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Two miles south of this roadside marker sites two monuments dedicated that sit on the spot where Brigham Young, who would become the 2nd President and Prophet of the LDS Church and lead the church west to what is now the Salt Lake Valley, was born.


  • Headstone shaped marker indicating where Brigham Young born
  • Roadside marker. The marker posted above and the monument below are 2 miles south of this sign
  • Monument erected in 1950. Courtesy of Mormon Historic Sites
  • Brigham Young and his brothers. circa 1860s. Courtesy of C. R. Savage collection at the Harold B. Lee Library, Digital Collections, Brigham Young University,
  • Brigham Young circa 1870. Courtesy of Charles William Carter; American (London, England 1832 - 1918 Midvale, UT) - Harvard Art Museum/Fogg Museum, Historical Photographs and Special Visual
  • Poster for 1940 film, Brigham Young

Brigham Young was born on June 1, 1801 to a young farmer, John Young and his wife Abigail "Nabby" in the small farm town of Whitingham. Brigham was one of five sons born to the family. As he grew up, Brigham Young farmed and learned many trades, even becoming a traveling blacksmith and carpenter. Young married Miriam Woods in 1824 and joined the Methodist church before missionaries from the newly organized Church of Christ (later The Church of Jesus Christ of Latter-day Saints) came to the area and preached in 1830. Skeptical, Brigham decided to hear what they had to say and promised to read the Book of Mormon. It was not until he heard the testimony of a very shy missionary that he felt what they spoke was truth and joined the church in 1832. 

Not long after, he was called as a missionary to the Upper Canada area, where he served until he learned of his wife's death and returned home. Penniless, a widower with small children and needing to borrow clothes from friends, he left Whitingham to join the church in Kirtland, Ohio. From their his life changed. His trade skills made him invaluable in building the first LDS temple in Kirtland, the second one in Nauvoo, Illinois when the church moved there, homes for families and even being called as an Apostle of the church. Called on a mission to England, he and others saw great success while gone for a few years. Receiving word that Joseph Smith and Hyrum were having false charges placed on them and no protection from mobs by the governor of Illinois, Young and others returned just after Joseph and Hyrum were murdered when in jail. Brigham took up the mantle as leader of the church and led the Saints west to the Salt Lake Valley establishing the state of Deseret. Under is long 30+ year leadership as Prophet of the church, colonies were established in Mexico and modern day California, Nevada, Wyoming, Arizona, Colorado and Idaho. He presided over the rail roads connecting north of Salt Lake and was the Territorial Governor to Utah. Controversial to non-members of the church, the legacy of Brigham Young upon American history cannot be denied.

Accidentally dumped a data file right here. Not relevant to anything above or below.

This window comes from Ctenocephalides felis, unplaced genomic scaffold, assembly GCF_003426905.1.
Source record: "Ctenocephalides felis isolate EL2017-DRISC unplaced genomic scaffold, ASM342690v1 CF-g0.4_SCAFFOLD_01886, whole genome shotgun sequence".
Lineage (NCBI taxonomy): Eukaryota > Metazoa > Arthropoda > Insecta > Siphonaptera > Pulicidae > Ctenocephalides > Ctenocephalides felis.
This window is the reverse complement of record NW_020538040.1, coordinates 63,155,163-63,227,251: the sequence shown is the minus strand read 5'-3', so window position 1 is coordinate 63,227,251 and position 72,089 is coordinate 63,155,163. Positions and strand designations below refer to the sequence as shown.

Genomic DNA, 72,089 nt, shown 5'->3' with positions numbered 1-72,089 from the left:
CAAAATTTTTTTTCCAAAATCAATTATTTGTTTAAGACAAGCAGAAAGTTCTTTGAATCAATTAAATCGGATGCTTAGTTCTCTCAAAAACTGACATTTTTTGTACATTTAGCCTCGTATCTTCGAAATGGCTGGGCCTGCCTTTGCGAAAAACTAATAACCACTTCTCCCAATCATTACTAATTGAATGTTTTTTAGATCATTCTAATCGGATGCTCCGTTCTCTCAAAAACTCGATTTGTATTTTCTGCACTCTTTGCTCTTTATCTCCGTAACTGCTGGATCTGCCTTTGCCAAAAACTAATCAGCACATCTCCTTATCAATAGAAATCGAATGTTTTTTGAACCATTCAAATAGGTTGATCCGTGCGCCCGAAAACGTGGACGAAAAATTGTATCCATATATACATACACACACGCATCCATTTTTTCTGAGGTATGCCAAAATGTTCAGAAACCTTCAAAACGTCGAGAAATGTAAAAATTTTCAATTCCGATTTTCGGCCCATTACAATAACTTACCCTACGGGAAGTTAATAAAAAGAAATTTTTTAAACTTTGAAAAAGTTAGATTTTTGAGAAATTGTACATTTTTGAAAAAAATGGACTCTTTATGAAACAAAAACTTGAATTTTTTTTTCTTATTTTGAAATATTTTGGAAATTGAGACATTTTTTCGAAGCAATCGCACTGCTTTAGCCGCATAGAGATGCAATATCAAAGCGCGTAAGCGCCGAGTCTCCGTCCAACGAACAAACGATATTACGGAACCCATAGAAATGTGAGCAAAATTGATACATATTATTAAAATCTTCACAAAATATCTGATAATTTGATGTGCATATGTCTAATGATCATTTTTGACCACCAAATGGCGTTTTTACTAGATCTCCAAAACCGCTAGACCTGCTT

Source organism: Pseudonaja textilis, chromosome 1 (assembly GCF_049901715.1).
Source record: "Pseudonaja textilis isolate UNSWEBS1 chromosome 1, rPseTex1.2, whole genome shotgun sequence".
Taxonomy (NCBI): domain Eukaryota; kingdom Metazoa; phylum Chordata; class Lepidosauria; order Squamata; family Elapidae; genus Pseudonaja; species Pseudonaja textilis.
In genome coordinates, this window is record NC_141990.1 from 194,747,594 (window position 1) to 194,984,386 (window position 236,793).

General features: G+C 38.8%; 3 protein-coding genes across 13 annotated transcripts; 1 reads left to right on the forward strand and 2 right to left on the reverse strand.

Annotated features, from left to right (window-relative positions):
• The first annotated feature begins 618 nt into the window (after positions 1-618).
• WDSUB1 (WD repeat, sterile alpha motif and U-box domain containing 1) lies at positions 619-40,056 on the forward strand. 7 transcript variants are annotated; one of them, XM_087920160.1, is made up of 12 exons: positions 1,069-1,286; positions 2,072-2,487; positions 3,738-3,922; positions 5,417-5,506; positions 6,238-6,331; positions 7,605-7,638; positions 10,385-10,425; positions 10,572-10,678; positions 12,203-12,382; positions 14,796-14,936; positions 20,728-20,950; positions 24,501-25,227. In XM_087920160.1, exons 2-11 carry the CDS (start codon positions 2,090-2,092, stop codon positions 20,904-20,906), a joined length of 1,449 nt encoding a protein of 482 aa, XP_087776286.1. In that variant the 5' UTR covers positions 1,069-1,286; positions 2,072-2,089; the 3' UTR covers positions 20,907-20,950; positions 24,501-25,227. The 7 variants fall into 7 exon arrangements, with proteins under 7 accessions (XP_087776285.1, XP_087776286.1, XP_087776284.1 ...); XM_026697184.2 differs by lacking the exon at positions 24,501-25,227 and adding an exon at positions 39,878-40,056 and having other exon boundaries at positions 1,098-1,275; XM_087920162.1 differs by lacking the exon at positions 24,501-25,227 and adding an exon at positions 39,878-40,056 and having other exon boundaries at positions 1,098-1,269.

From Mormon Historic Sites:
"In 1950 a memorial was erected to commemorate his birthplace with President George Albert Smith dedicating the monument. At the unveiling, Judge Harrie B. Chase of the United States Court of Appeals representing the Whitingham township remarked, 'The name Brigham Young has become accepted as a symbol of perseverance, courage to bear difficulties, and capacity to surmount them. This monument is a fitting tribute to a great American, Whitingham’s famous son.'"1

Young was the subject of the 1940 film Brigham Young starring Tyrone Power and Dean Jagger as Young

More about Brigham Young can be learned from links listed below, by members and missionaries of the church and mormon.org and LDS.org. 


Clarence S. Barker, “From the Green Hills To Statuary Hall,” Improvement Era, Volume 53, No. 8, (August 1950).